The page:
Scenario II: If a moratorium has been declared under Section 14 of the IBC before any Admiralty Suit in rem is filed for enforcement of a maritime lien or maritime claim.
Court’s observations: An action in rem against a ship cannot be equated to an action against the asset of the corporate debtor. Merely because the corporate debtor (owner) of the ship is also liable in personam does not detract from the essential characteristic of an action in rem, which is only against the ship and the sale proceeds which will be used to satisfy the claim. A judgment in rem against the ship does not bind the owner (corporate debtor).
Scenario III: If the owner of the vessel (corporate debtor) is in liquidation at the time the Plaintiff commences Admiralty proceedings in rem for the arrest of the vessel.
Court’s observations:An action in rem can be entertained even at the stage of liquidation of the corporate debtor as the claim is against the res and not against the corporate debtor.
By arrest of the ship, the Plaintiff would become a secured creditor to the extent of the value of the res only, but not a secured creditor of the corporate debtor’s other assets. Therefore, this will not affect other secured creditors of the corporate debtor. However, by not permitting the action in rem and arrest of the vessel, the rights in rem given to a maritime claimant under the Admiralty Act (whether a maritime lien or a maritime claim) would be defeated and denied. Once a Plaintiff obtains an order of arrest, the vessel can then be sold by the Admiralty Court, in order to realise maximum value, as it is only a judicial sale by an Admiralty Court that is recognised the world over as extinguishing all maritime liens against the res and thereby giving a clear title to the buyer. A sale by the Liquidator will not extinguish maritime liens and therefore the vessel may not attract any bidders and even if it does, will fetch a lower value as it would not be free of all liens and encumbrances.
Thus, the honourable Court held that there is no conflict in allowing a maritime claimant to perfect his right in rem by arrest of the ship, even if the corporate debtor is in liquidation, to ensure that the vessel is sold by the Admiralty Court in a manner such as to maximise its value, which is in the interest of all creditors and consistent with the intent and purpose of the IBC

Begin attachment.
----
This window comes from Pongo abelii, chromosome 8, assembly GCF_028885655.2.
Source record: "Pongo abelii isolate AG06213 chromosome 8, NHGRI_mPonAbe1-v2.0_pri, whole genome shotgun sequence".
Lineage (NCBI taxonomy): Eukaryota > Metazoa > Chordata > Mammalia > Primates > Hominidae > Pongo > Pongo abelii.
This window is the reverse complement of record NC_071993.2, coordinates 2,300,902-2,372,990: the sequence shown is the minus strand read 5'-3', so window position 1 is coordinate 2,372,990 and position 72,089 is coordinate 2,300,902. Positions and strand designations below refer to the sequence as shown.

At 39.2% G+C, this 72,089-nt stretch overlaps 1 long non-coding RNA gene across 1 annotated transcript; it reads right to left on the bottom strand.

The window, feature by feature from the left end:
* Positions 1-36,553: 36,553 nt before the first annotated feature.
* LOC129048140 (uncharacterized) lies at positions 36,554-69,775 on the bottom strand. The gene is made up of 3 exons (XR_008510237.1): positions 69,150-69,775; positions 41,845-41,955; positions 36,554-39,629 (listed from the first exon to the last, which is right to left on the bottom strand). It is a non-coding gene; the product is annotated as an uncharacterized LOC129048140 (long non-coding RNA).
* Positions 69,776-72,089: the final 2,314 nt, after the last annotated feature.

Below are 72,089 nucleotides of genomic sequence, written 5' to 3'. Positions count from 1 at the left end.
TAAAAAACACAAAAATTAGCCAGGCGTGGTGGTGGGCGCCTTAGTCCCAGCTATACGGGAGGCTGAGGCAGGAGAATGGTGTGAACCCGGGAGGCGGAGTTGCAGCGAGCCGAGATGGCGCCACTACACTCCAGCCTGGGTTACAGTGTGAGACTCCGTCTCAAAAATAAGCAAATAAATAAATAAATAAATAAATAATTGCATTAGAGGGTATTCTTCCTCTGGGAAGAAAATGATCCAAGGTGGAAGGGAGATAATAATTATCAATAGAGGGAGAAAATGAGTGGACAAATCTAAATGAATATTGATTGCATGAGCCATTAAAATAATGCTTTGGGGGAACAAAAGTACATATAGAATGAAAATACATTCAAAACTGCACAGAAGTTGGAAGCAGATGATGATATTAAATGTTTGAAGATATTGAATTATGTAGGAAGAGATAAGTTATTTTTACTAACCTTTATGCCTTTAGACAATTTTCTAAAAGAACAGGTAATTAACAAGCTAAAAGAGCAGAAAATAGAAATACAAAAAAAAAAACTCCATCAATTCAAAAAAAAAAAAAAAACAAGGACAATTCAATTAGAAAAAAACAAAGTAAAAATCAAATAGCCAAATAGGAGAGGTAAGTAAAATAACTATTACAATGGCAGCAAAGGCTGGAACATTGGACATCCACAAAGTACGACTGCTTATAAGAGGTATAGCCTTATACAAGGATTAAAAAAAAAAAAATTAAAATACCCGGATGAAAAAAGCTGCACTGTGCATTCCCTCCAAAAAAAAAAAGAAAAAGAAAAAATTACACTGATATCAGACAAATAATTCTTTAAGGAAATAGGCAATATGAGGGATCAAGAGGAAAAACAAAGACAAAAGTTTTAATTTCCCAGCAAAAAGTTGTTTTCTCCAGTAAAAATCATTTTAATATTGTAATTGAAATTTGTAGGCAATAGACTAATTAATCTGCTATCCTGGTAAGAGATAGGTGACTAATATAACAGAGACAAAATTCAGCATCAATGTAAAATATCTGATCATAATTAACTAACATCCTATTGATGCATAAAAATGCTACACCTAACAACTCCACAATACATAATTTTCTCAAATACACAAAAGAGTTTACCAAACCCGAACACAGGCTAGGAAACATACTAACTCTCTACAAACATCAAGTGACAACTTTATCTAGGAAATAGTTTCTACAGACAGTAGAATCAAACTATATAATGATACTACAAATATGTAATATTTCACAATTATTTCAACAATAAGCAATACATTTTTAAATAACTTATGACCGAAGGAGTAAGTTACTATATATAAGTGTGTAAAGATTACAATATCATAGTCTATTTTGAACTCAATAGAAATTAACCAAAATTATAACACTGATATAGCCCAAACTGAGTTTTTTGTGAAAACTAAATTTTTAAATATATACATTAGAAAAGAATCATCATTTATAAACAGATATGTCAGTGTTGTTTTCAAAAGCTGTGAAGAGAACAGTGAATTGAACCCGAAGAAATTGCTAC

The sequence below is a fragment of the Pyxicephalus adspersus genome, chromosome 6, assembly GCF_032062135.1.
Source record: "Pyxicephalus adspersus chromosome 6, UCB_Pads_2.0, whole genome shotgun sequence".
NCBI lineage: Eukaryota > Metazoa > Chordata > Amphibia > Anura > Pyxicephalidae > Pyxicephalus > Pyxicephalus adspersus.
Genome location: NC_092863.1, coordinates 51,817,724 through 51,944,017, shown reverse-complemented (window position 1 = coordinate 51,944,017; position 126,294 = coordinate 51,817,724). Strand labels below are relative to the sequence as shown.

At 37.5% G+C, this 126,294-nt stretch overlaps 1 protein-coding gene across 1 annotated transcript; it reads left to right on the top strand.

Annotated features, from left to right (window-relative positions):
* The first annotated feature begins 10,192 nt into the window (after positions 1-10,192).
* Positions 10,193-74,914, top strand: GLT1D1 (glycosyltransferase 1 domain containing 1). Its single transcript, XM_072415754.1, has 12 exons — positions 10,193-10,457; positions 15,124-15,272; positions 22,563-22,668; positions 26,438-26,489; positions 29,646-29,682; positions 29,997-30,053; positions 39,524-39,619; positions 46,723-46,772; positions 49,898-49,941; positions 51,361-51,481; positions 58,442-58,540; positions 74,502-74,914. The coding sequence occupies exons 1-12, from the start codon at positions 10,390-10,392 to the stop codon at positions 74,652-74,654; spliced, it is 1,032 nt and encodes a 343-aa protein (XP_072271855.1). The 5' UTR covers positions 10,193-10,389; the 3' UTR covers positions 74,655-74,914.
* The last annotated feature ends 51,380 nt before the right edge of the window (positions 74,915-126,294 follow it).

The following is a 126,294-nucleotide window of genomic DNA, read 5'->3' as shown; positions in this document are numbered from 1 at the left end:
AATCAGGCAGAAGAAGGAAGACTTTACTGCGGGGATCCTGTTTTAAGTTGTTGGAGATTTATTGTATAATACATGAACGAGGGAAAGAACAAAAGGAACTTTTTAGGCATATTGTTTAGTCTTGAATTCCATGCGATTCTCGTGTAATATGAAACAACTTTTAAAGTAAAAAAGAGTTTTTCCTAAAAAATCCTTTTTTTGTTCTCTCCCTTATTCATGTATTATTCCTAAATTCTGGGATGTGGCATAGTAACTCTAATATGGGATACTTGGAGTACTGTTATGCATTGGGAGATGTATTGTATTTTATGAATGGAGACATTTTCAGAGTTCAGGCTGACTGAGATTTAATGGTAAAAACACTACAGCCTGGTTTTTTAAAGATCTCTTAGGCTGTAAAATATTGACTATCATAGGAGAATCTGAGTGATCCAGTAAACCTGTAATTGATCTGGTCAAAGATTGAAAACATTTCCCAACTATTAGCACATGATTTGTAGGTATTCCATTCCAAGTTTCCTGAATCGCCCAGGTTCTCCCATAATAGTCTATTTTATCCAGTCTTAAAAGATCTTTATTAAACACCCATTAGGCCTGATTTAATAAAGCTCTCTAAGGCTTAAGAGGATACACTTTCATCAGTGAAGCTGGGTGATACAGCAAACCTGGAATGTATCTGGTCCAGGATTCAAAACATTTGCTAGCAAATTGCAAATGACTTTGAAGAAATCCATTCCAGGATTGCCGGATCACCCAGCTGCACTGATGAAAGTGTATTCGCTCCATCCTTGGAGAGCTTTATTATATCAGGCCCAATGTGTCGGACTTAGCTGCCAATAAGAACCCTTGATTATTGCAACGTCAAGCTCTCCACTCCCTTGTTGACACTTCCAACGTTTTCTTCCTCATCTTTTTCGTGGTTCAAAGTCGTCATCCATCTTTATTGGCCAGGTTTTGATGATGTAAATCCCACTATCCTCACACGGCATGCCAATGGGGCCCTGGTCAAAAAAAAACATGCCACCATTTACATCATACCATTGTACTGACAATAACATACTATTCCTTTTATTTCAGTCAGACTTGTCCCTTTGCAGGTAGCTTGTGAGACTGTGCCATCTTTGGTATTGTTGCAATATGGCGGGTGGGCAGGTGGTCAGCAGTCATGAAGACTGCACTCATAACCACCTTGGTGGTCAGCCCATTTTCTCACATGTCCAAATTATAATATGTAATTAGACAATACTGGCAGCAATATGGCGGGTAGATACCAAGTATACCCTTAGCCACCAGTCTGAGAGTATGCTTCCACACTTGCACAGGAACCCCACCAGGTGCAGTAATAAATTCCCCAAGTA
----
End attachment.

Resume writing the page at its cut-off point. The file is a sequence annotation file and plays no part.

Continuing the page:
Thus, an action in rem can be filed and the ship arrested, before the moratorium under the IBC comes into effect, or during the moratorium period, or even when the corporate debtor is ordered to be liquidated. A maritime claimant ought to be permitted to enforce his right in rem and obtain an order of arrest of the ship in question. This will enable him to perfect and/or crystallise his maritime lien or maritime claim, as available to him under the Admiralty Act. The action in rem will not proceed until the moratorium is in place. The action in rem will proceed if the corporate debtor is ordered to be liquidated. As the action in rem will proceed in accordance with the applicable law, namely the Admiralty Act, the priorities for payment out of the sale proceeds will also be determined in accordance with the Admiralty Act and not in accordance with the IBC.
Furthermore, the honourable Court held that the Admiralty Act, which is a special statute, would prevail over the old company law, which was general and no leave was required under the old company law (Companies Act, 1956) for commencing a suit under the Admiralty Act, or proceeding with a pending suit against the Company under the Admiralty Act when a winding up order has been made, or the Official Liquidator has been appointed, as Provisional Liquidator. Likewise, priority of claims would also be as per the Admiralty Act and not as per the company law.